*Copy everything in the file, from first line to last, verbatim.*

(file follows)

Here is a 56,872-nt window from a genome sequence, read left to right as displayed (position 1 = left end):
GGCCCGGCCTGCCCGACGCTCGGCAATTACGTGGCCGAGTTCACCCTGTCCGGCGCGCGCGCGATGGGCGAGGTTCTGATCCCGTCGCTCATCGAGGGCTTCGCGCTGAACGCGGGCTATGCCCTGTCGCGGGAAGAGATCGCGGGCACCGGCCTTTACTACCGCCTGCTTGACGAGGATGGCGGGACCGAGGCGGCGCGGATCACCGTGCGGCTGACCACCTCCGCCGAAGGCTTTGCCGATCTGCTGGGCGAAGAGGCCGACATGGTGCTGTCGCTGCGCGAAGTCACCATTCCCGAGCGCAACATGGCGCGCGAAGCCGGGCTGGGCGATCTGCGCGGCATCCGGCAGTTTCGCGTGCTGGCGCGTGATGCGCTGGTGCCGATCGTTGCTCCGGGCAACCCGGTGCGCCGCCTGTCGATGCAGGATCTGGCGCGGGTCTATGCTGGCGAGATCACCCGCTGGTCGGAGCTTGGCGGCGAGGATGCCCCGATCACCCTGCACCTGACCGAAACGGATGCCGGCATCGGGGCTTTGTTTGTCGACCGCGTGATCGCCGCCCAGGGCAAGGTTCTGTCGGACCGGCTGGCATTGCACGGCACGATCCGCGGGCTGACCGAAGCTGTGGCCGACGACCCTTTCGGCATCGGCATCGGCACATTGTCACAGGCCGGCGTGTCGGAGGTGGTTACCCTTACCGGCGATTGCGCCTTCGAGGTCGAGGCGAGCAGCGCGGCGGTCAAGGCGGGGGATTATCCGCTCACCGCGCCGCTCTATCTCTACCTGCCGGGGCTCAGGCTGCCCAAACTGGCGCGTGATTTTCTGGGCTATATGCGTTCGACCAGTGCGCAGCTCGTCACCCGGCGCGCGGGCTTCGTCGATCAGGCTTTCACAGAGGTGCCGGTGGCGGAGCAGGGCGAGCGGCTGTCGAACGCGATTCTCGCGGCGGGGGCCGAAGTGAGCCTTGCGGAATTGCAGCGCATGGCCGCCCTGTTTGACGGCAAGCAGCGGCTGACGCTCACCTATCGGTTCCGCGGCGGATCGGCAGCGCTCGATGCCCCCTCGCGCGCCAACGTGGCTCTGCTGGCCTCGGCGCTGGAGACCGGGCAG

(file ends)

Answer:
Here is a 56,872-nt window from a genome sequence, read left to right as displayed (position 1 = left end):
GGCCCGGCCTGCCCGACGCTCGGCAATTACGTGGCCGAGTTCACCCTGTCCGGCGCGCGCGCGATGGGCGAGGTTCTGATCCCGTCGCTCATCGAGGGCTTCGCGCTGAACGCGGGCTATGCCCTGTCGCGGGAAGAGATCGCGGGCACCGGCCTTTACTACCGCCTGCTTGACGAGGATGGCGGGACCGAGGCGGCGCGGATCACCGTGCGGCTGACCACCTCCGCCGAAGGCTTTGCCGATCTGCTGGGCGAAGAGGCCGACATGGTGCTGTCGCTGCGCGAAGTCACCATTCCCGAGCGCAACATGGCGCGCGAAGCCGGGCTGGGCGATCTGCGCGGCATCCGGCAGTTTCGCGTGCTGGCGCGTGATGCGCTGGTGCCGATCGTTGCTCCGGGCAACCCGGTGCGCCGCCTGTCGATGCAGGATCTGGCGCGGGTCTATGCTGGCGAGATCACCCGCTGGTCGGAGCTTGGCGGCGAGGATGCCCCGATCACCCTGCACCTGACCGAAACGGATGCCGGCATCGGGGCTTTGTTTGTCGACCGCGTGATCGCCGCCCAGGGCAAGGTTCTGTCGGACCGGCTGGCATTGCACGGCACGATCCGCGGGCTGACCGAAGCTGTGGCCGACGACCCTTTCGGCATCGGCATCGGCACATTGTCACAGGCCGGCGTGTCGGAGGTGGTTACCCTTACCGGCGATTGCGCCTTCGAGGTCGAGGCGAGCAGCGCGGCGGTCAAGGCGGGGGATTATCCGCTCACCGCGCCGCTCTATCTCTACCTGCCGGGGCTCAGGCTGCCCAAACTGGCGCGTGATTTTCTGGGCTATATGCGTTCGACCAGTGCGCAGCTCGTCACCCGGCGCGCGGGCTTCGTCGATCAGGCTTTCACAGAGGTGCCGGTGGCGGAGCAGGGCGAGCGGCTGTCGAACGCGATTCTCGCGGCGGGGGCCGAAGTGAGCCTTGCGGAATTGCAGCGCATGGCCGCCCTGTTTGACGGCAAGCAGCGGCTGACGCTCACCTATCGGTTCCGCGGCGGATCGGCAGCGCTCGATGCCCCCTCGCGCGCCAACGTGGCTCTGCTGGCCTCGGCGCTGGAGACCGGGCAG